The story follows a married couple, apart for a night while the husband takes a business trip with a colleague to whom he's attracted. While he's resisting temptation, his wife encounters her past love.
The lives of two lovelorn spouses from separate marriages, a registered sex offender, and a disgraced ex-police officer intersect as they struggle to resist their vulnerabilities and temptations in suburban Connecticut.
Ben Sanderson, an alcoholic Hollywood screenwriter who lost everything because of his drinking, arrives in Las Vegas to drink himself to death. There, he meets and forms an uneasy friendship and non-interference pact with prostitute Sera.
A poet falls in love with an art student who gravitates to his bohemian lifestyle -- and his love of heroin. Hooked as much on one another as they are on the drug, their relationship alternates between states of oblivion, self-destruction, and despair.
Smart-but-ineffectual journalist Dan "We use euphemisms!" cannot decide between his girlfriend, loving-but-clingy waitress Alice, or his lover cold-but-intellectual photographer Anna; herself indecisive between Dan and honest-but-thuggish "You're bloody gorgeous!" doctor Larry. The film, as Tarantino might put it, puts the four leading characters in a box and strips them apart. Written by
In the Park which Dan and Alice walk through at start of film scaffolding with plastic covering can be seen in the background. At the end of the film when Dan is there the same scaffolding can still be seen even though 4 years have passed. See more »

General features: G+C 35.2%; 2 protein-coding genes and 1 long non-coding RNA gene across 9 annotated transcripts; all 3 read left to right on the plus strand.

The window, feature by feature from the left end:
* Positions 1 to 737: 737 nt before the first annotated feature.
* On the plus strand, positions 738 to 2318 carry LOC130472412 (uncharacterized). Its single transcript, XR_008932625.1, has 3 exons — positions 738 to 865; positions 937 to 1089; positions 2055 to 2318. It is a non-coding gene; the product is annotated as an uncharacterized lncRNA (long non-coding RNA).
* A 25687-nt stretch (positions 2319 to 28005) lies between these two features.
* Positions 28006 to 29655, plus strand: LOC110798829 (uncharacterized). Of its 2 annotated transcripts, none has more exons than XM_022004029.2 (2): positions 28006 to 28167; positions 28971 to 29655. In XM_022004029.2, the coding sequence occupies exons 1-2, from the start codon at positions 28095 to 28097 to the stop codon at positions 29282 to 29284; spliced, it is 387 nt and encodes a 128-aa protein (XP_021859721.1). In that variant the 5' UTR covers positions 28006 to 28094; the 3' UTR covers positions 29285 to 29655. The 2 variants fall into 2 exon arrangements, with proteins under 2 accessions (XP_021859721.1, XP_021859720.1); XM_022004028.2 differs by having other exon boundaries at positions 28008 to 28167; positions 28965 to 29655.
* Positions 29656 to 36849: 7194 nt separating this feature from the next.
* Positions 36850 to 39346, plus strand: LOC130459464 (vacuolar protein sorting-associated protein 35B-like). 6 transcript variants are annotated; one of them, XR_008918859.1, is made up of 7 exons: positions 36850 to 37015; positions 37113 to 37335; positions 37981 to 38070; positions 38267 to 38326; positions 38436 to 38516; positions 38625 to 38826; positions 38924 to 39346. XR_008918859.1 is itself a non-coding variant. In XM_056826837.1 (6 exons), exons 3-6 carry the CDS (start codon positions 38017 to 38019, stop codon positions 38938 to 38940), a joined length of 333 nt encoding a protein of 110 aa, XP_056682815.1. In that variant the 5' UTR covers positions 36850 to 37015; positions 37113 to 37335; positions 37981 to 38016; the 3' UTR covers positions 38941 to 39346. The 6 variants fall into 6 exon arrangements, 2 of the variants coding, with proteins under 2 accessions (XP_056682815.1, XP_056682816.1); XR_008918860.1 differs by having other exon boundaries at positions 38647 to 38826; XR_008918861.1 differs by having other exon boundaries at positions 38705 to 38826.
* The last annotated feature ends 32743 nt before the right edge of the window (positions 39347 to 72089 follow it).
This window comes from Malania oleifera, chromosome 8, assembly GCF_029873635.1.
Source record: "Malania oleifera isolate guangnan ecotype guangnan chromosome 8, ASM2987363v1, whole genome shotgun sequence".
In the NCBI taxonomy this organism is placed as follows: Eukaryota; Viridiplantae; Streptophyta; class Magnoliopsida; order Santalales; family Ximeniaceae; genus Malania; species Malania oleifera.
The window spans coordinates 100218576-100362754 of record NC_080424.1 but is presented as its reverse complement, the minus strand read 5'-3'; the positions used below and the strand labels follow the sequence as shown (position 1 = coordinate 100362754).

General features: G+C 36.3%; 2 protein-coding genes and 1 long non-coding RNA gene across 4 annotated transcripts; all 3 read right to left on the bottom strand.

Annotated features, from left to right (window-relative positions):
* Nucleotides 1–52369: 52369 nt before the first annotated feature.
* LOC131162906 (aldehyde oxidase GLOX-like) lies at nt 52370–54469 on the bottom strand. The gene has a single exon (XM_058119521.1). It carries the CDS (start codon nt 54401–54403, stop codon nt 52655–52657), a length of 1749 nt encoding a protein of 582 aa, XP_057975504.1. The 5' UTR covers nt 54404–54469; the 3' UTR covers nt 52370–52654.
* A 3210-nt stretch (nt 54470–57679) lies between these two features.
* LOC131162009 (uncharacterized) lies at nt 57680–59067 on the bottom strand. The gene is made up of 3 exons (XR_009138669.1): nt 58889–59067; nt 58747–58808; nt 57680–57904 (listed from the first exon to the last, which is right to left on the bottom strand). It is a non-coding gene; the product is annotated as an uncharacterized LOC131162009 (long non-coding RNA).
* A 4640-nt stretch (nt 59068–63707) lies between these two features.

Written by Bebel Gilberto and Suba
Performed by Bebel Gilberto
Courtesy of Ziriguiboom/Six Degrees Records
Under license from Crammed Discs
By Arrangement with Ocean Park Music Group See more »
This is the most honest film I've ever seen. Although I'm sure there are critics out there who will comment on the explicit language rather than the story, anyone who's ever been in a dysfunctional relationship can relate to at least some part of this film. I for one found it a very personal and shockingly accurate depiction of how human beings use love and sex to unintentionally destroy each other. The performances were magnificent from all angles. Mike Nichols has done it again. This film is "Carnal Knowledge" for the new millennium. If the Academy does not recognize "Closer" as a Best Picture candidate, then the Academy should no longer be recognized as the authority on achievement in film... yes, it's that good.
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